Research represents big step toward development of brain-controlled artificial limbs for people
Reaching for something you want seems a simple enough task, but not for someone with a prosthetic arm, in whom the brain has no control over such fluid, purposeful movements. Yet according to research presented at the 2005 American Association for the Advancement of Science (AAAS) Annual Meeting, scientists have made significant strides to create a permanent artificial device that can restore deliberate mobility to patients with paralyzing injuries. The concept is that, through thought alone, a person could direct a robotic arm – a neural prosthesis – to reach and manipulate a desired object.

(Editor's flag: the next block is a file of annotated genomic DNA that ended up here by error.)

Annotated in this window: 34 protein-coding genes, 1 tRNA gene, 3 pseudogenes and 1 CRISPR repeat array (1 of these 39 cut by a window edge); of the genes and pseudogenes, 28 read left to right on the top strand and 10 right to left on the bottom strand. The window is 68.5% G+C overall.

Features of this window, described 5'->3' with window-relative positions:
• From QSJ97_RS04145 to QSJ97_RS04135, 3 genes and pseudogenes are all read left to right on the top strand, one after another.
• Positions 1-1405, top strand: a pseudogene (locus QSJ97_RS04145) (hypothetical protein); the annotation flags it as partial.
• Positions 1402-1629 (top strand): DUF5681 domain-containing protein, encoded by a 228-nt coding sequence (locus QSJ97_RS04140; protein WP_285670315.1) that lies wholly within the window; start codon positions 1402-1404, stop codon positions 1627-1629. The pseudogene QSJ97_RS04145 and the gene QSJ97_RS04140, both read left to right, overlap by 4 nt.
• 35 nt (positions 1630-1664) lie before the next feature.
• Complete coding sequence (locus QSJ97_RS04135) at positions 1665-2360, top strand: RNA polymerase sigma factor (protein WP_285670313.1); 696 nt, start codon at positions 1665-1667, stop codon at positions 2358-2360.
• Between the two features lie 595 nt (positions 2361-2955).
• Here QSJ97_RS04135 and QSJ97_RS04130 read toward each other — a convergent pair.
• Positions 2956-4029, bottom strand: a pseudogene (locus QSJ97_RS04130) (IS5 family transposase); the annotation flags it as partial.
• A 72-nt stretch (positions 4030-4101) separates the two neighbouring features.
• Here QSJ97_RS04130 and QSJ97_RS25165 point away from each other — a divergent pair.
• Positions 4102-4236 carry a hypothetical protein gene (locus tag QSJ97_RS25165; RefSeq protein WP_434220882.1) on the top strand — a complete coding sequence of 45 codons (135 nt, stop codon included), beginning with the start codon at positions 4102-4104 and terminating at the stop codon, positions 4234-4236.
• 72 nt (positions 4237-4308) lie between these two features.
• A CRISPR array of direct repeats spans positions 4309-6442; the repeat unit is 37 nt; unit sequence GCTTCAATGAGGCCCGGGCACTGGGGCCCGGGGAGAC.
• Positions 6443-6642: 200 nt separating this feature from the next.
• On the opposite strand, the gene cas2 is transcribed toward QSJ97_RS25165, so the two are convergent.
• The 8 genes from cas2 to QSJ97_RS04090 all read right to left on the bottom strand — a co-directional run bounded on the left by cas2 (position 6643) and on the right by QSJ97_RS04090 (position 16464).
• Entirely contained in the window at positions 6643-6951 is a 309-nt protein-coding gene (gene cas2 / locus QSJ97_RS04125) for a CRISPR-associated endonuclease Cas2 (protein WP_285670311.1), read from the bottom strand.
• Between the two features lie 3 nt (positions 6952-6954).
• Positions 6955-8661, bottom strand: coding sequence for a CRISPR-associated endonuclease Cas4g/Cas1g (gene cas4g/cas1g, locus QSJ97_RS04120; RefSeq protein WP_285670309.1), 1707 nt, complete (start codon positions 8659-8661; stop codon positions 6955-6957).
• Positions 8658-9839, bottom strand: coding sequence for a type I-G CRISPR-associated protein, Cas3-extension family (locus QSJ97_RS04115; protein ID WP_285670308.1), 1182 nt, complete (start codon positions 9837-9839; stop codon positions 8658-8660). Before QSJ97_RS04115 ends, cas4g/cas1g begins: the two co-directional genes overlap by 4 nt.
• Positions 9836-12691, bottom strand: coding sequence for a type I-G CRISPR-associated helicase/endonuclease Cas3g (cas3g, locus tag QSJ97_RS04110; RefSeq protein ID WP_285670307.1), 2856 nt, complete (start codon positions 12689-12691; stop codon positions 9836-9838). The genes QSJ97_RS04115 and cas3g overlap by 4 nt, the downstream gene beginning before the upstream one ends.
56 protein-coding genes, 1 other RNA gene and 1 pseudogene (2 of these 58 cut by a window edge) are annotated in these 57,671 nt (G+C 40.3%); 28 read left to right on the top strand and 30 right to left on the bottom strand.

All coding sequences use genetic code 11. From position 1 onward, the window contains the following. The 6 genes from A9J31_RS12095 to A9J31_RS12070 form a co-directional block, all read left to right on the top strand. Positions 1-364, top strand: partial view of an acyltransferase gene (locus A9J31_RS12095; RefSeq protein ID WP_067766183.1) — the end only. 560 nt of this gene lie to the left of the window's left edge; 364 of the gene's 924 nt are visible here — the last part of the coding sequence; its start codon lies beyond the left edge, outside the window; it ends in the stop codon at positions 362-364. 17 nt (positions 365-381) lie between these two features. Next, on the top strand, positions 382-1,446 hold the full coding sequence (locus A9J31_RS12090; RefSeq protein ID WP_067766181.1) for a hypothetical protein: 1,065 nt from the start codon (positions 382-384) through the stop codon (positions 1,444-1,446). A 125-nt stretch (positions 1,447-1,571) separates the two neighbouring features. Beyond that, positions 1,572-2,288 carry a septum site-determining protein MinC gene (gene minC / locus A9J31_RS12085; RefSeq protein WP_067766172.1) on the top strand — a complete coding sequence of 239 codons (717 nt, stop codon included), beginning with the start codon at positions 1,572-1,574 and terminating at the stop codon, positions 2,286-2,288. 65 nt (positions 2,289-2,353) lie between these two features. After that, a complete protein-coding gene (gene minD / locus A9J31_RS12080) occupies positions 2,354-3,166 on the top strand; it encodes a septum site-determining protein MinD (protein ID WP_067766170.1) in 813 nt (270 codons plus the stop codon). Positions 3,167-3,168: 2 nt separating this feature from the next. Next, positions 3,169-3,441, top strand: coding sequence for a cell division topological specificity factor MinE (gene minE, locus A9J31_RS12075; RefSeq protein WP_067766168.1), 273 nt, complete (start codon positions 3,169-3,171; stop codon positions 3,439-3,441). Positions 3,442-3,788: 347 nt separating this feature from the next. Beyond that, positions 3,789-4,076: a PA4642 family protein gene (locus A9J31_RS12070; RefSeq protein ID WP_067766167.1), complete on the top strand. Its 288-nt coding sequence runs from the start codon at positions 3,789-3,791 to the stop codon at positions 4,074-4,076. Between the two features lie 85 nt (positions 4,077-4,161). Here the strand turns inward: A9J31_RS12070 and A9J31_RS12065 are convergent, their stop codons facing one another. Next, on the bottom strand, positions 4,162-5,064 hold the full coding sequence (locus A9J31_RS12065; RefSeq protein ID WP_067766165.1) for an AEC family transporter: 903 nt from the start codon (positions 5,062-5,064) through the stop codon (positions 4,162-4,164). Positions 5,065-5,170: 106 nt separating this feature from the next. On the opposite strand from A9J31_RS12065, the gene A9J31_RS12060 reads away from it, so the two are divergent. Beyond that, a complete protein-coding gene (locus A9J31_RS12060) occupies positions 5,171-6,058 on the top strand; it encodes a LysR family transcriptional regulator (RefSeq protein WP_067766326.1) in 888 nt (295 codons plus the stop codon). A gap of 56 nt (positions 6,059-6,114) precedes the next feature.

As a step toward that goal, University of Pittsburgh researchers report that a monkey outfitted with a child-sized robotic arm controlled directly by its own brain signals is able to feed itself chunks of fruits and vegetables. The researchers trained the monkey to feed itself by using signals from its brain that are passed through tiny electrodes, thinner than a human hair, and fed into a specially designed algorithm that tells the arm how to move. "The beneficiaries of such technology will be patients with spinal cord injuries or nervous system disorders such as amyotrophic lateral sclerosis or ALS," said Andrew Schwartz, Ph.D., professor of neurobiology at the University of Pittsburgh School of Medicine and senior researcher on the project.
Lisa Rossi | EurekAlert!
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